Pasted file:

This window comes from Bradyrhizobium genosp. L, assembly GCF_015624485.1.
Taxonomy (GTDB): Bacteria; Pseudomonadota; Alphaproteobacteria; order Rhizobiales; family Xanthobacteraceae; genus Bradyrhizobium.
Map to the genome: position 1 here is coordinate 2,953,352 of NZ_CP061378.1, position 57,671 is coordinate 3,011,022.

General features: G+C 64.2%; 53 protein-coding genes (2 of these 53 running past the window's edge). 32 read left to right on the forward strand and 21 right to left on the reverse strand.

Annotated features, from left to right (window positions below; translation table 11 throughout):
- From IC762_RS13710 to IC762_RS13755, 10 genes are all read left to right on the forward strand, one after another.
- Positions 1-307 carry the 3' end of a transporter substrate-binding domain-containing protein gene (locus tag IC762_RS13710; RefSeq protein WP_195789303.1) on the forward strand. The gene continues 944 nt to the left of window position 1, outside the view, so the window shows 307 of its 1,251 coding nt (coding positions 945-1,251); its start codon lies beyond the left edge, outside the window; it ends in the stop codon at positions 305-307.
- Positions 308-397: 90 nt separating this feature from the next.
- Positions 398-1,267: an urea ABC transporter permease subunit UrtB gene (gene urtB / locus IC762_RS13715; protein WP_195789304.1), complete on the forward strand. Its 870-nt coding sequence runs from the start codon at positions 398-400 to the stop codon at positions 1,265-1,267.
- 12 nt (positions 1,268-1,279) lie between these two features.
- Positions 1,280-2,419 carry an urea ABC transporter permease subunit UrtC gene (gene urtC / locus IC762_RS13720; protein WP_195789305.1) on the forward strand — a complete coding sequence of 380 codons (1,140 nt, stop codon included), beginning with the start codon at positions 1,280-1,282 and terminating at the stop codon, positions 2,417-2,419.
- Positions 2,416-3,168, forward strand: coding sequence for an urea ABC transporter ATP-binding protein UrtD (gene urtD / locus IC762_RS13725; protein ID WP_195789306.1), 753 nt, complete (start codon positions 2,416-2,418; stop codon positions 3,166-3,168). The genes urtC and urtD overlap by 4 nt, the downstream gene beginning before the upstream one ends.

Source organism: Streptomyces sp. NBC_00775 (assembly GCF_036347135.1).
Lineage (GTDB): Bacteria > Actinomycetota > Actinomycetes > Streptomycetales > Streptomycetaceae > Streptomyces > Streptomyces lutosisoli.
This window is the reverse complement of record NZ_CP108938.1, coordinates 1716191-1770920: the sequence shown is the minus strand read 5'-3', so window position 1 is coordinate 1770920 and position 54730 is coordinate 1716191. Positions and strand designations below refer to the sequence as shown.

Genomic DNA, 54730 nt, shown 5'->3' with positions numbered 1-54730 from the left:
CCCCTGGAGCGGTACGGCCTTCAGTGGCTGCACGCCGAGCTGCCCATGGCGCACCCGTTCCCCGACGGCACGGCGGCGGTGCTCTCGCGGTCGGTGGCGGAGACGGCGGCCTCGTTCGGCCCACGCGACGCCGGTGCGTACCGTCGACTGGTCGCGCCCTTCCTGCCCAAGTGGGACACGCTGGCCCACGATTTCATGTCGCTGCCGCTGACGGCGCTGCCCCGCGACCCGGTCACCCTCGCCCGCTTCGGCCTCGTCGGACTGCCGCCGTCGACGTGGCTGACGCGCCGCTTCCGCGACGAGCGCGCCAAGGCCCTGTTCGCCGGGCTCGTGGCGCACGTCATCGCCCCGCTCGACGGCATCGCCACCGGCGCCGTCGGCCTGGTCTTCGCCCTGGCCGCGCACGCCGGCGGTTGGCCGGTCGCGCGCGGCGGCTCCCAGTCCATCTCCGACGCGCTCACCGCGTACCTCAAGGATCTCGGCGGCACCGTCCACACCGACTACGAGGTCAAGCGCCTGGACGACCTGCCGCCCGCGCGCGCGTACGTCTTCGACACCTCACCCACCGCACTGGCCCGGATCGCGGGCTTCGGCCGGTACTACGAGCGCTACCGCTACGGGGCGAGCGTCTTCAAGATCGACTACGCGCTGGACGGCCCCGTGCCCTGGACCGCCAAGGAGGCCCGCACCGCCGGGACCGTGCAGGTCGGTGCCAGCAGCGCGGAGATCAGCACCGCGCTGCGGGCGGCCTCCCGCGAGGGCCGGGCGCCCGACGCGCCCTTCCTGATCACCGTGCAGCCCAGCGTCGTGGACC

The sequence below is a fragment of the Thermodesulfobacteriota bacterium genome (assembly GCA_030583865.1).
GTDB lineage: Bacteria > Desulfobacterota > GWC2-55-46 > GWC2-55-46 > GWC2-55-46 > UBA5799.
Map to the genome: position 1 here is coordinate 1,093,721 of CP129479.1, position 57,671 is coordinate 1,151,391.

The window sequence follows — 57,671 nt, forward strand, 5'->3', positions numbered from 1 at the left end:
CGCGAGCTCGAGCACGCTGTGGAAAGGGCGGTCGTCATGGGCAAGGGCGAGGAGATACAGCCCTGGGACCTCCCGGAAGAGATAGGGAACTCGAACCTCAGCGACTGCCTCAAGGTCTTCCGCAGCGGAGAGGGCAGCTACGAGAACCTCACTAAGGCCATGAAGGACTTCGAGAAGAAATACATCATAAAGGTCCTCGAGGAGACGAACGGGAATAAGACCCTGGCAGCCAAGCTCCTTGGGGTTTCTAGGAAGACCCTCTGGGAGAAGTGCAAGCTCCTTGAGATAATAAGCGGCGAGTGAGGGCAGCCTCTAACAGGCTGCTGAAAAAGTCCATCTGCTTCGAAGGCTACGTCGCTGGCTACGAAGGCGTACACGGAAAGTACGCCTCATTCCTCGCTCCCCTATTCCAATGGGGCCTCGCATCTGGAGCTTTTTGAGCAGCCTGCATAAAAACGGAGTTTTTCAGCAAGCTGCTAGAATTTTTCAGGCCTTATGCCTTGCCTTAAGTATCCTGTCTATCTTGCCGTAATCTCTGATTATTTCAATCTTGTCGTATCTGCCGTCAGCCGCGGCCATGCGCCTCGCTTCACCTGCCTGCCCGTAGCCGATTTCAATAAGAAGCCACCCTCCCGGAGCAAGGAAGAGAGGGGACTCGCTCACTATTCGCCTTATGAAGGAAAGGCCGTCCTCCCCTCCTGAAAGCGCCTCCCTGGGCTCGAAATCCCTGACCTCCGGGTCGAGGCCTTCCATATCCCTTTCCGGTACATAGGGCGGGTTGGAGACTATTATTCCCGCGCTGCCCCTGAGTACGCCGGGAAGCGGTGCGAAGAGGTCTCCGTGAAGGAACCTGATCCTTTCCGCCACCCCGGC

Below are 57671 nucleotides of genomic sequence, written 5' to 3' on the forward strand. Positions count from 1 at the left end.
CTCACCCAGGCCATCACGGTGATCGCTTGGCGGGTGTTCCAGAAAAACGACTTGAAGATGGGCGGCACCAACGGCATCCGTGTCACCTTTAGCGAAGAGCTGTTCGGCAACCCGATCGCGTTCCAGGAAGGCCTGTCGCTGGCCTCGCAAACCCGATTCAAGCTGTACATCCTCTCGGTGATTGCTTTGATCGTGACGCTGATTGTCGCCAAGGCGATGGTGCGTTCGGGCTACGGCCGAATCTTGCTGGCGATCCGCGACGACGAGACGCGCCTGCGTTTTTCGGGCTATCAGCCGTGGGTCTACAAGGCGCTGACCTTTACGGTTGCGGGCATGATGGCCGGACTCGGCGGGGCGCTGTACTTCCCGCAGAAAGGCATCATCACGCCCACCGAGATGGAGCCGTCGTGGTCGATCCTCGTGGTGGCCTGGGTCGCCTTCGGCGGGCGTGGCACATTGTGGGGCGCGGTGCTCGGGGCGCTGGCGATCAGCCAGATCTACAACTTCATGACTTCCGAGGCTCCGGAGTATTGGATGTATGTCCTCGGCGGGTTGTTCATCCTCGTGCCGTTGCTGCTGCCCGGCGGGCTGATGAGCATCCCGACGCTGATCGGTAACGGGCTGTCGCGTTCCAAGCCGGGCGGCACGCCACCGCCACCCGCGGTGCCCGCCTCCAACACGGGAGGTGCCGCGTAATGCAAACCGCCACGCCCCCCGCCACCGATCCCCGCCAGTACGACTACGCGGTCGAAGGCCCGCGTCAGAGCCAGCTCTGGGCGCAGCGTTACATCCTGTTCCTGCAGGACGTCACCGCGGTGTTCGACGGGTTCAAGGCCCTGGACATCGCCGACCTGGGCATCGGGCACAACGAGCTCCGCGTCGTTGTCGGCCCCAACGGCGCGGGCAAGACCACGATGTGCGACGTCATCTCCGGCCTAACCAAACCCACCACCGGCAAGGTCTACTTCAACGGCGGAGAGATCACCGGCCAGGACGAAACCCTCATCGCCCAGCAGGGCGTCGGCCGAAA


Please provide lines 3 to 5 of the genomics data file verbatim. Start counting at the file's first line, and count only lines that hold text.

Map to the genome: position 1 here is coordinate 2,953,352 of NZ_CP061378.1, position 57,671 is coordinate 3,011,022.

General features: G+C 64.2%; 53 protein-coding genes (2 of these 53 running past the window's edge). 32 read left to right on the forward strand and 21 right to left on the reverse strand.

Annotated features, from left to right (window positions below; translation table 11 throughout):